FIL I.2 – The Different Filter Families


Depending on the different values of inductors and capacitors used in the ladder filter, different kinds of responses can be had for the same cut-off frequency.  The kind of behavior you can expect from a filter depends not only on its order, but also its family.

Filter Families

For a given cut-off frequency and filter order, there are multiple solutions for component values.  Depending on these values, different responses can be created.  Two filters with the same component arrangement, the same cut-off frequency, and the same order, can have different component values and different Bode plots.  The most common filter families are the Butterworth, Chebyshev, Cauer, and Bessel filters.  They each have advantages and disadvantages.  Which one is best will ultimately depend on your application.  In this post we will go over these 4 families of filters, and study their response curve for an identical order and cut-off frequency.  In the following paragraphs, all filters will be third-order low-pass filters with a 10kHz cut-off frequency.

The Butterworth Family

Let’s observe the response curve.  Keep in mind the y-axis still represents voltage, not power.  We still have the predicted 30dB of voltage drop per decade of frequency shift, as expected of third-order filters.  Look at the pass-band, the range of frequencies before the cut-off frequency: the curve is extremely flat with no variations.  There is just a slight bump when approaching cut-off frequency, where resonance occurs.

Attenuation also increases gradually after the cut-off, and much higher frequencies are essentially non-existant after the filter.

A Butterworth filter is used when you want a flat passband (no non-linearities in the output), and don’t mind having a relatively smooth roll-off.

The Chebyshev Family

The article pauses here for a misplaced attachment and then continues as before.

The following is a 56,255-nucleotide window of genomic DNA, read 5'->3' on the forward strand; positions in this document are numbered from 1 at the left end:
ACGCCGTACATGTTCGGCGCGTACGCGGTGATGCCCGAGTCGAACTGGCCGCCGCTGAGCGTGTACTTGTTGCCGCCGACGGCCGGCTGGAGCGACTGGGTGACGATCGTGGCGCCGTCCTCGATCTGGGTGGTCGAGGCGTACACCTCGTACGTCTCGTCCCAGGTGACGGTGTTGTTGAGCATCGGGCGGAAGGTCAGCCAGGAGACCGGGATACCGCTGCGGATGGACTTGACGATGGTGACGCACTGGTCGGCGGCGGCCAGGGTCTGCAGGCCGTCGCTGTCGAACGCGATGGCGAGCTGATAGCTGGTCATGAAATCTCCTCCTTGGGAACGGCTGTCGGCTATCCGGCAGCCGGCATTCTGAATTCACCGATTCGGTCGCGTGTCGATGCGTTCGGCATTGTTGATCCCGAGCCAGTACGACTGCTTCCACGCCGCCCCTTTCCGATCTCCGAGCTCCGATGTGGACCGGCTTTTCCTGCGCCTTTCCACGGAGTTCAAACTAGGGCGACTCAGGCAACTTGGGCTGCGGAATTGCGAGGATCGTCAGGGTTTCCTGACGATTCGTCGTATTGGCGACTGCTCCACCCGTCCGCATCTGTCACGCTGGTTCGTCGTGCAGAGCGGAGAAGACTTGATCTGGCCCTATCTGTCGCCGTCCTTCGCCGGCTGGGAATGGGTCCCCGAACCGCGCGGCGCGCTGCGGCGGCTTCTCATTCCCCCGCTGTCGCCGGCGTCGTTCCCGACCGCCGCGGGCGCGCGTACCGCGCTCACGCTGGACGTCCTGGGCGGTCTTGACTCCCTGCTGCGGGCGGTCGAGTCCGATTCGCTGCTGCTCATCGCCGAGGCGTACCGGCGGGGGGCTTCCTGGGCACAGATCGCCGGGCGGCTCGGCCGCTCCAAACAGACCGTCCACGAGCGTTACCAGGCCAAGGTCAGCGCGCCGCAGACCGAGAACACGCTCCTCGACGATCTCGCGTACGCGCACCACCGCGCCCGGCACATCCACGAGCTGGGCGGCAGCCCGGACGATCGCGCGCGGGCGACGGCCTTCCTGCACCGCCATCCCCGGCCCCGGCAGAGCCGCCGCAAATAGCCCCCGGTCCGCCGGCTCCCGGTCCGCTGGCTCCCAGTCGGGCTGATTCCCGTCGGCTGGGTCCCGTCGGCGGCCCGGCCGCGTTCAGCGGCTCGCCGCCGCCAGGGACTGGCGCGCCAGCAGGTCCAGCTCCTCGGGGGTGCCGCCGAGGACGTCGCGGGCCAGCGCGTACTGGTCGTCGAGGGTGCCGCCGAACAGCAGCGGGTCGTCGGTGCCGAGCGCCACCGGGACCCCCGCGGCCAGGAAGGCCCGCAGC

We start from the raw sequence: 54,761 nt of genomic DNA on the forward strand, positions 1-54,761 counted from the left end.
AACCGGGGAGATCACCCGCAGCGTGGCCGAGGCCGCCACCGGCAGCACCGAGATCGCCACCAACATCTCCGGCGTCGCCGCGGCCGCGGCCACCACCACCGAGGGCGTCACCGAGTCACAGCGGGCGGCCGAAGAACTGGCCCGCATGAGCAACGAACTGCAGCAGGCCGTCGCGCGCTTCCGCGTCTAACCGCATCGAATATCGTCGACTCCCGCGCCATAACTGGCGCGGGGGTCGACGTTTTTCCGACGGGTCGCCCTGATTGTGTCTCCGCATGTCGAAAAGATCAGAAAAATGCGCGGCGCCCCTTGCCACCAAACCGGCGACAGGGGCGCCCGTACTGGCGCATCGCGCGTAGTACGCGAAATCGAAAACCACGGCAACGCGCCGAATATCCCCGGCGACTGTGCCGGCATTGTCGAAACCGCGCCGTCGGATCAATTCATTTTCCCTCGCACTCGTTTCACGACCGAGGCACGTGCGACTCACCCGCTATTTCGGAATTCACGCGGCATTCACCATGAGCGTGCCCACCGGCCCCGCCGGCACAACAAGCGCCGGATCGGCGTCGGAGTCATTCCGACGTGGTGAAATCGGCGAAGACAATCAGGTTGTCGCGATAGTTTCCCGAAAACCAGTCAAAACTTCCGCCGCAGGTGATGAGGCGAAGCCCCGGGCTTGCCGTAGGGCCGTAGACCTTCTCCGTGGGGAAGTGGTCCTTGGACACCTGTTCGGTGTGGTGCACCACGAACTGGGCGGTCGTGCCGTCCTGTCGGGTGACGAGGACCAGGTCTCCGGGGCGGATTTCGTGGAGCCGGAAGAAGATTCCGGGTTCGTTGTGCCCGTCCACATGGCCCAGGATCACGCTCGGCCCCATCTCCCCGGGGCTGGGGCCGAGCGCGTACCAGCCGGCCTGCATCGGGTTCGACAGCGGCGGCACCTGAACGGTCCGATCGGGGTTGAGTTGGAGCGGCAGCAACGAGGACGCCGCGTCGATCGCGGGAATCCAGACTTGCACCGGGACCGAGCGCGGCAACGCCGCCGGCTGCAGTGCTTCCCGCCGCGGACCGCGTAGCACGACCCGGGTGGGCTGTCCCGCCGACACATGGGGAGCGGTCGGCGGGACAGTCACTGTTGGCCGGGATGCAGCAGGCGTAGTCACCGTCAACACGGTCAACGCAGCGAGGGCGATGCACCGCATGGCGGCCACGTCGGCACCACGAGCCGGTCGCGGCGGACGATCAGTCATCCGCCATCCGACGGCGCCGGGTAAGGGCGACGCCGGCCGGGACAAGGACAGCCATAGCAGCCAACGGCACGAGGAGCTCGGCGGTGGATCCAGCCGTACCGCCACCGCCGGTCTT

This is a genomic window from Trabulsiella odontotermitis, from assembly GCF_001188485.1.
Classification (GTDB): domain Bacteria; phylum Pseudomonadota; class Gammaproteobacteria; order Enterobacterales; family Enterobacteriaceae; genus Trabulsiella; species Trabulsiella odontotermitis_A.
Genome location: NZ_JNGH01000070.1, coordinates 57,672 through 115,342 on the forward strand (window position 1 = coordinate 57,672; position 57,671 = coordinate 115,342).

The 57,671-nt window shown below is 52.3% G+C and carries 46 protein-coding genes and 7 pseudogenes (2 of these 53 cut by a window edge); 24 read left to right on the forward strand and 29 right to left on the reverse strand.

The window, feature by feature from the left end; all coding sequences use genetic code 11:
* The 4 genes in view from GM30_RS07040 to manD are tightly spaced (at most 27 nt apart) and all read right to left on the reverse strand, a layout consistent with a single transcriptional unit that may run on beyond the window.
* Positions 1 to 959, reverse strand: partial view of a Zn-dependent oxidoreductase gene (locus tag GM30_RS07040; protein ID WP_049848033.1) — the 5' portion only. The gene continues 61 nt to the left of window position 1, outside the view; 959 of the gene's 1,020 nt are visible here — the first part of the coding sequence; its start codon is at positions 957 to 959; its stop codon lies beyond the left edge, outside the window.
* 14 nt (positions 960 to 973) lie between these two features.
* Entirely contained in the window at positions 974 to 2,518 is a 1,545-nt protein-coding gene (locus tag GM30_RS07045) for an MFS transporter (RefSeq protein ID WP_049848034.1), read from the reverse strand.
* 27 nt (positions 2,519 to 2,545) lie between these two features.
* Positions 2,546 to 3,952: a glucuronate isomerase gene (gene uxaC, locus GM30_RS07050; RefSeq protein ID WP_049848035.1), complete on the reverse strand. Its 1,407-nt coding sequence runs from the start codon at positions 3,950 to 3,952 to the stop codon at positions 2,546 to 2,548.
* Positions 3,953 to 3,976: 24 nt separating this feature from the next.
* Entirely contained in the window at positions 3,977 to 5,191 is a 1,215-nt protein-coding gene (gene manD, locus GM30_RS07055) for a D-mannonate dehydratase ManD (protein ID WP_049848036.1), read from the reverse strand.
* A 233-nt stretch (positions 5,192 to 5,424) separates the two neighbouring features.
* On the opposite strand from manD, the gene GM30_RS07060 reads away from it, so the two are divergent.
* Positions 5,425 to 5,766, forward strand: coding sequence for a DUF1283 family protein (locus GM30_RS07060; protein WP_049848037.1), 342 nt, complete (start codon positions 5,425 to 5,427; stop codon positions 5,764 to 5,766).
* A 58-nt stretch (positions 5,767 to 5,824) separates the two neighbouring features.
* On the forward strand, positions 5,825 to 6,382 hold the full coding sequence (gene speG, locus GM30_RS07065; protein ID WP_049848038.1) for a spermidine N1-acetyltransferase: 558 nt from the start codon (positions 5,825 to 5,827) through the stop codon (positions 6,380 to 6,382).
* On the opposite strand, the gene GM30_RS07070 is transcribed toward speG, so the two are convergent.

The thing that stands out the most here is that when approaching the cut-off frequency, we observe some ripple in the pass-band: the passband is no longer flat as it was with the Butterworth family.  At the cost of some ripple, however, we have a steeper roll-off curve at the cut-off frequency.  Both ripple and the steeper initial curve at cut-off become more apparent the higher the filter order is. Pass-band ripple is a design parameter for Chebyshev filters.  We can design for low or high ripple.  However, lower ripple (better pass-band linearity) comes at the cost of smoother roll-off after cut-off.  That said, even small amounts of ripple can still give the filter a good, steep response curve after cut-off.

While the initial roll-off is steeper, far into the stop-band (the range of frequencies we want to block: here, everything after the cut-off frequency), we still have the 30dB of voltage drop per decade of frequency shift, as expected of our third-order filter.

A Chebyshev filter is used when you need a steep roll-off, and can tolerate some non-linearity in your output.

The Cauer Family

Just like the Chebyshev family of filters, this Cauer filter has some ripple in the passband, thus deteriorating output linearity.  The roll-off after the cut-off frequency is even steeper than for the Chebyshev family, greatly attenuating frequencies that are close to the cut-off.  However, take a look further up in the stop-band.  The curve doesn’t just decrease continuously: there is a notch at around 10MHz, and the roll-off after that is very shallow.  This is the downside to the Cauer family: attenuation in the far stopband is limited.